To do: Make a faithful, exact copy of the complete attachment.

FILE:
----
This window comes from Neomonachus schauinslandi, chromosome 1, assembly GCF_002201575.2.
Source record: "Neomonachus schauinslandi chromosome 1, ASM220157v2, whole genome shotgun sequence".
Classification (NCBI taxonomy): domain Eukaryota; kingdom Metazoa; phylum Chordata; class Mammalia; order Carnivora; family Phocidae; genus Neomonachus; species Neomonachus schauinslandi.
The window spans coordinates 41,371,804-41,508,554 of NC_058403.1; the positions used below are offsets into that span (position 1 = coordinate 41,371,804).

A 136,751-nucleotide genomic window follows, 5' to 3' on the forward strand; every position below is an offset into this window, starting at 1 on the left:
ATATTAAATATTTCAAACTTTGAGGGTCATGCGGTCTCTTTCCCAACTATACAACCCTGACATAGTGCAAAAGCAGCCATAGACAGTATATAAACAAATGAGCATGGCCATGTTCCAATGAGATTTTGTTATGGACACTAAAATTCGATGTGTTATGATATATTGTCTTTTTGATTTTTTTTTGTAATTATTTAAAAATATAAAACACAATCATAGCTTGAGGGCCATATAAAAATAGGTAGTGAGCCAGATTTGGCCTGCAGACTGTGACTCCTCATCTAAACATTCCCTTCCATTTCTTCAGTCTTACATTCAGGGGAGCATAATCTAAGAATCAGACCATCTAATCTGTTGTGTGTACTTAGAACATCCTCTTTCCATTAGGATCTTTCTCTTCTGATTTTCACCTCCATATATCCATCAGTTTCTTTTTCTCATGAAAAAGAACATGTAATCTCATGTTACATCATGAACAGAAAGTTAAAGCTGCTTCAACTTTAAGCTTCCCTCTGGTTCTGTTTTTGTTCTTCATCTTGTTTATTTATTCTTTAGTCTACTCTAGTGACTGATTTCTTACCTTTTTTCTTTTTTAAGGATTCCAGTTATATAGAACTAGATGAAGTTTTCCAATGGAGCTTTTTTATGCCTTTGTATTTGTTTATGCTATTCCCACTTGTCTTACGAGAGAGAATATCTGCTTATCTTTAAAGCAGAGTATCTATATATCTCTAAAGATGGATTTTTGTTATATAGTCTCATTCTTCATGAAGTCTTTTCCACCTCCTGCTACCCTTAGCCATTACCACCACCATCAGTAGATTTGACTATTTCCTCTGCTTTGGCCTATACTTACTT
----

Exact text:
This window comes from Neomonachus schauinslandi, chromosome 1, assembly GCF_002201575.2.
Source record: "Neomonachus schauinslandi chromosome 1, ASM220157v2, whole genome shotgun sequence".
Classification (NCBI taxonomy): domain Eukaryota; kingdom Metazoa; phylum Chordata; class Mammalia; order Carnivora; family Phocidae; genus Neomonachus; species Neomonachus schauinslandi.
The window spans coordinates 41,371,804-41,508,554 of NC_058403.1; the positions used below are offsets into that span (position 1 = coordinate 41,371,804).

A 136,751-nucleotide genomic window follows, 5' to 3' on the forward strand; every position below is an offset into this window, starting at 1 on the left:
ATATTAAATATTTCAAACTTTGAGGGTCATGCGGTCTCTTTCCCAACTATACAACCCTGACATAGTGCAAAAGCAGCCATAGACAGTATATAAACAAATGAGCATGGCCATGTTCCAATGAGATTTTGTTATGGACACTAAAATTCGATGTGTTATGATATATTGTCTTTTTGATTTTTTTTTGTAATTATTTAAAAATATAAAACACAATCATAGCTTGAGGGCCATATAAAAATAGGTAGTGAGCCAGATTTGGCCTGCAGACTGTGACTCCTCATCTAAACATTCCCTTCCATTTCTTCAGTCTTACATTCAGGGGAGCATAATCTAAGAATCAGACCATCTAATCTGTTGTGTGTACTTAGAACATCCTCTTTCCATTAGGATCTTTCTCTTCTGATTTTCACCTCCATATATCCATCAGTTTCTTTTTCTCATGAAAAAGAACATGTAATCTCATGTTACATCATGAACAGAAAGTTAAAGCTGCTTCAACTTTAAGCTTCCCTCTGGTTCTGTTTTTGTTCTTCATCTTGTTTATTTATTCTTTAGTCTACTCTAGTGACTGATTTCTTACCTTTTTTCTTTTTTAAGGATTCCAGTTATATAGAACTAGATGAAGTTTTCCAATGGAGCTTTTTTATGCCTTTGTATTTGTTTATGCTATTCCCACTTGTCTTACGAGAGAGAATATCTGCTTATCTTTAAAGCAGAGTATCTATATATCTCTAAAGATGGATTTTTGTTATATAGTCTCATTCTTCATGAAGTCTTTTCCACCTCCTGCTACCCTTAGCCATTACCACCACCATCAGTAGATTTGACTATTTCCTCTGCTTTGGCCTATACTTACTT